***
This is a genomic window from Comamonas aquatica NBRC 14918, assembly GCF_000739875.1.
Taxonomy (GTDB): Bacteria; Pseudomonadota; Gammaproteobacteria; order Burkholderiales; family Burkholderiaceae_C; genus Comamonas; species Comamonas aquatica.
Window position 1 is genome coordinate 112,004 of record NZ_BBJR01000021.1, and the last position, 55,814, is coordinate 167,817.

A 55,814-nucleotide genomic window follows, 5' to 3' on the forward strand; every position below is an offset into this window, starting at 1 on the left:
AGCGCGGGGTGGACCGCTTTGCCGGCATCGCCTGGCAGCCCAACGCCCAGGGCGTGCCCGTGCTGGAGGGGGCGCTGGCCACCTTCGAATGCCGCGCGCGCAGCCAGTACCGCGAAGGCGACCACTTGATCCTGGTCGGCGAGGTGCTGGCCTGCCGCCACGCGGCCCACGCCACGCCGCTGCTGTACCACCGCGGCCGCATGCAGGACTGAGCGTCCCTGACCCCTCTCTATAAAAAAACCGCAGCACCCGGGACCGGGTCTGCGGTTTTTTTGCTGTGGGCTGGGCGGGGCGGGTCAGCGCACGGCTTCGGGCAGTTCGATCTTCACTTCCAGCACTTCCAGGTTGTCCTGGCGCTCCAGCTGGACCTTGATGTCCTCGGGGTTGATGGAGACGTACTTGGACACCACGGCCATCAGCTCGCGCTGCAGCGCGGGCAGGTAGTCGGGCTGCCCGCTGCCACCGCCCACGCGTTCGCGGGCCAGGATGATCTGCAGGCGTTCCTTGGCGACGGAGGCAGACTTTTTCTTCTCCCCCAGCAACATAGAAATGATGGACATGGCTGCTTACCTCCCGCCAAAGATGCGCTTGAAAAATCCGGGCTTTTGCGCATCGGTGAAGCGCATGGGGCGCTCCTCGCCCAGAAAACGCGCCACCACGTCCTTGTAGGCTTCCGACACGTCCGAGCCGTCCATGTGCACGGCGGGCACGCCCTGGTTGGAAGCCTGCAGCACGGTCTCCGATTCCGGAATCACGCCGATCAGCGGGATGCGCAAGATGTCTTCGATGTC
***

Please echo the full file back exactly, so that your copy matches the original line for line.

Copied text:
This is a genomic window from Comamonas aquatica NBRC 14918, assembly GCF_000739875.1.
Taxonomy (GTDB): Bacteria; Pseudomonadota; Gammaproteobacteria; order Burkholderiales; family Burkholderiaceae_C; genus Comamonas; species Comamonas aquatica.
Window position 1 is genome coordinate 112,004 of record NZ_BBJR01000021.1, and the last position, 55,814, is coordinate 167,817.

A 55,814-nucleotide genomic window follows, 5' to 3' on the forward strand; every position below is an offset into this window, starting at 1 on the left:
AGCGCGGGGTGGACCGCTTTGCCGGCATCGCCTGGCAGCCCAACGCCCAGGGCGTGCCCGTGCTGGAGGGGGCGCTGGCCACCTTCGAATGCCGCGCGCGCAGCCAGTACCGCGAAGGCGACCACTTGATCCTGGTCGGCGAGGTGCTGGCCTGCCGCCACGCGGCCCACGCCACGCCGCTGCTGTACCACCGCGGCCGCATGCAGGACTGAGCGTCCCTGACCCCTCTCTATAAAAAAACCGCAGCACCCGGGACCGGGTCTGCGGTTTTTTTGCTGTGGGCTGGGCGGGGCGGGTCAGCGCACGGCTTCGGGCAGTTCGATCTTCACTTCCAGCACTTCCAGGTTGTCCTGGCGCTCCAGCTGGACCTTGATGTCCTCGGGGTTGATGGAGACGTACTTGGACACCACGGCCATCAGCTCGCGCTGCAGCGCGGGCAGGTAGTCGGGCTGCCCGCTGCCACCGCCCACGCGTTCGCGGGCCAGGATGATCTGCAGGCGTTCCTTGGCGACGGAGGCAGACTTTTTCTTCTCCCCCAGCAACATAGAAATGATGGACATGGCTGCTTACCTCCCGCCAAAGATGCGCTTGAAAAATCCGGGCTTTTGCGCATCGGTGAAGCGCATGGGGCGCTCCTCGCCCAGAAAACGCGCCACCACGTCCTTGTAGGCTTCCGACACGTCCGAGCCGTCCATGTGCACGGCGGGCACGCCCTGGTTGGAAGCCTGCAGCACGGTCTCCGATTCCGGAATCACGCCGATCAGCGGGATGCGCAAGATGTCTTCGATGTC